NHS hospitals are putting lives at risk by failing to comply with key alerts on patient safety, a report has said.
Even "rapid response" alerts telling NHS trusts to update their procedures urgently are not complied with by the deadlines, said the study from Action against Medical Accidents (AvMA).
Dr Stuart Gray, whose father David Gray was killed by German doctor Daniel Ubani, said he found it "deeply offensive" trusts were failing to take action.
Dr Ubani gave his patient 10 times the normal dose of diamorphine, and later admitted being confused about how the drug should be used.
A report last month found the out-of-hours firm, Take Care Now, which employed Dr Ubani, had failed to act on an alert from the National Patient Safety Agency on the risks associated with higher doses of diamorphine. The company made no changes to the way diamorphine was used and stored until after Mr Gray's death.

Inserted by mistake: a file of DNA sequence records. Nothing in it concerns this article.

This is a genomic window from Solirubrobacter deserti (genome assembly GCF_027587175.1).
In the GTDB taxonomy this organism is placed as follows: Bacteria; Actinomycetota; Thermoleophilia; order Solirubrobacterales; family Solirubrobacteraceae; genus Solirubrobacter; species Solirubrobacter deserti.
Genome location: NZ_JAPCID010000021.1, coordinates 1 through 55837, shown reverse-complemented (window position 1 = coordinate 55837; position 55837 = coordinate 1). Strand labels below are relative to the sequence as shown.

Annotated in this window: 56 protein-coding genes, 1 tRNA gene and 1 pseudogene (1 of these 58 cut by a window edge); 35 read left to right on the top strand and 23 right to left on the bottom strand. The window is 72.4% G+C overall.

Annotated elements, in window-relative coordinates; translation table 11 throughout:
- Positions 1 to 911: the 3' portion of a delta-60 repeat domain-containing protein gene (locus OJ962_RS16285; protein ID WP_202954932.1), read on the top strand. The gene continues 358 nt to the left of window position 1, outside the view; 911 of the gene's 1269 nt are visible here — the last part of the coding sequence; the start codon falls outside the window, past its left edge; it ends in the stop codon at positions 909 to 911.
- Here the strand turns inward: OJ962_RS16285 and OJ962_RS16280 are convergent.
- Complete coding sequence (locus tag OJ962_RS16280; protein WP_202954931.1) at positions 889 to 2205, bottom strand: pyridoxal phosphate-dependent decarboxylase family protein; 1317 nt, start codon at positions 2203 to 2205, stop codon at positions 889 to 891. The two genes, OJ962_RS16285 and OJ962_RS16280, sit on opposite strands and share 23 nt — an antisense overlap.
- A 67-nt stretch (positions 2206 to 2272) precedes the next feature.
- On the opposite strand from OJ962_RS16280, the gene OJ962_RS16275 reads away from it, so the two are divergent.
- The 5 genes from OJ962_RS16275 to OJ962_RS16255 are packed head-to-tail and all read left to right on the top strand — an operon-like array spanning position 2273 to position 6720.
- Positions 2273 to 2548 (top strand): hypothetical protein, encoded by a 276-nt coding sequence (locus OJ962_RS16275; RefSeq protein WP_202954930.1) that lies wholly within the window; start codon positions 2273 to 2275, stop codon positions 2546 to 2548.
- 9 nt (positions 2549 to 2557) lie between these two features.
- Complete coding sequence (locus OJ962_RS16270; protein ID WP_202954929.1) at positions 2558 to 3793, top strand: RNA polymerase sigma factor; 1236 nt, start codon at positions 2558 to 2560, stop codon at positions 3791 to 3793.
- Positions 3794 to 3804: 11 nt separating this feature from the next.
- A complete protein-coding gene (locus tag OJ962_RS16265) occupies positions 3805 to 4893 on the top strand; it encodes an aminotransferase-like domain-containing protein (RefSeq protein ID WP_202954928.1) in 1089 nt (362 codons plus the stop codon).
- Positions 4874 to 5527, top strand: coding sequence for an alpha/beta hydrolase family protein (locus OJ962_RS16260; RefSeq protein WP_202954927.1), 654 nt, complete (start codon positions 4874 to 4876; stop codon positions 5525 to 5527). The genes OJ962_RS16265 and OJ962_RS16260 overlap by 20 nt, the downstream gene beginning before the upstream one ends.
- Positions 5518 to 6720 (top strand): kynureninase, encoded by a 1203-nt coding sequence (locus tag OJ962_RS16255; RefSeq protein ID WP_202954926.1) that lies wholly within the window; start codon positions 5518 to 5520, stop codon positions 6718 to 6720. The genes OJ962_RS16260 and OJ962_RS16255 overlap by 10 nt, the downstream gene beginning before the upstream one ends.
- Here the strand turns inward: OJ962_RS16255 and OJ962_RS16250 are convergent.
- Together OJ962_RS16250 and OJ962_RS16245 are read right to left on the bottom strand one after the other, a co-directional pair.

The study, based on Freedom of Information requests, comes after a similar AvMA report in February found some trusts were failing to implement the standards.
The latest study found 1,242 incidences where individual patient safety alerts had not been complied with after the deadline had passed. These included alerts on medicines, procedures such as using equipment in a way that minimises pain, surgery and the risk of overdoses.
Some 251 (63%) trusts had failed to comply with at least one alert while just 146 (37%) said they had completed all required actions or that no action was required. Some 67 trusts had not complied with urgent rapid response alerts which had been sparked by avoidable deaths or serious injury to patients.
A total of 29 trusts had not complied with 10 or more alerts - 11 of these were foundation trusts, a supposed marker of excellence in the NHS.
Only two of 57 alerts had been complied with by all trusts. Some alerts were years past the deadline for completion.